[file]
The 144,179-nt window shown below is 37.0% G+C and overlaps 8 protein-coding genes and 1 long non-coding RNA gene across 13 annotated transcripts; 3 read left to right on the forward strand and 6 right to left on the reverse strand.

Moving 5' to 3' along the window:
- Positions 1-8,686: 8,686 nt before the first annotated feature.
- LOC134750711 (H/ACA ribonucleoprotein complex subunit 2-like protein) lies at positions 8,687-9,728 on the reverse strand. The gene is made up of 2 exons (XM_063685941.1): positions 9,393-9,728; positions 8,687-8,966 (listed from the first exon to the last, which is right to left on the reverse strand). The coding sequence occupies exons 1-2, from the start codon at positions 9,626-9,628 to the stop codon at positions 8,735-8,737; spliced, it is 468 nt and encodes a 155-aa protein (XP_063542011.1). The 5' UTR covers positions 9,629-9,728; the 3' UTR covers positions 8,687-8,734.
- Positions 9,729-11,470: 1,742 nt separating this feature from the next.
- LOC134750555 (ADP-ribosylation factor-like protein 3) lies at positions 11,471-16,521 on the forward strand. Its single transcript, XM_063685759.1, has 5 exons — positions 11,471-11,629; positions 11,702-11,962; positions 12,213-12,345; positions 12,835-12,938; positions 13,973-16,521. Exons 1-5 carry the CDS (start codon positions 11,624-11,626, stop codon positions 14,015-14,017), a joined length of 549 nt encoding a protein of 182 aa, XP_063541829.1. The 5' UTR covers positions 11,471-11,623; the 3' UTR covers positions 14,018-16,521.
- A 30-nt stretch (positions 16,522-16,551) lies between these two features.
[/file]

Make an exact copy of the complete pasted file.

The 144,179-nt window shown below is 37.0% G+C and overlaps 8 protein-coding genes and 1 long non-coding RNA gene across 13 annotated transcripts; 3 read left to right on the forward strand and 6 right to left on the reverse strand.

Moving 5' to 3' along the window:
- Positions 1-8,686: 8,686 nt before the first annotated feature.
- LOC134750711 (H/ACA ribonucleoprotein complex subunit 2-like protein) lies at positions 8,687-9,728 on the reverse strand. The gene is made up of 2 exons (XM_063685941.1): positions 9,393-9,728; positions 8,687-8,966 (listed from the first exon to the last, which is right to left on the reverse strand). The coding sequence occupies exons 1-2, from the start codon at positions 9,626-9,628 to the stop codon at positions 8,735-8,737; spliced, it is 468 nt and encodes a 155-aa protein (XP_063542011.1). The 5' UTR covers positions 9,629-9,728; the 3' UTR covers positions 8,687-8,734.
- Positions 9,729-11,470: 1,742 nt separating this feature from the next.
- LOC134750555 (ADP-ribosylation factor-like protein 3) lies at positions 11,471-16,521 on the forward strand. Its single transcript, XM_063685759.1, has 5 exons — positions 11,471-11,629; positions 11,702-11,962; positions 12,213-12,345; positions 12,835-12,938; positions 13,973-16,521. Exons 1-5 carry the CDS (start codon positions 11,624-11,626, stop codon positions 14,015-14,017), a joined length of 549 nt encoding a protein of 182 aa, XP_063541829.1. The 5' UTR covers positions 11,471-11,623; the 3' UTR covers positions 14,018-16,521.
- A 30-nt stretch (positions 16,522-16,551) lies between these two features.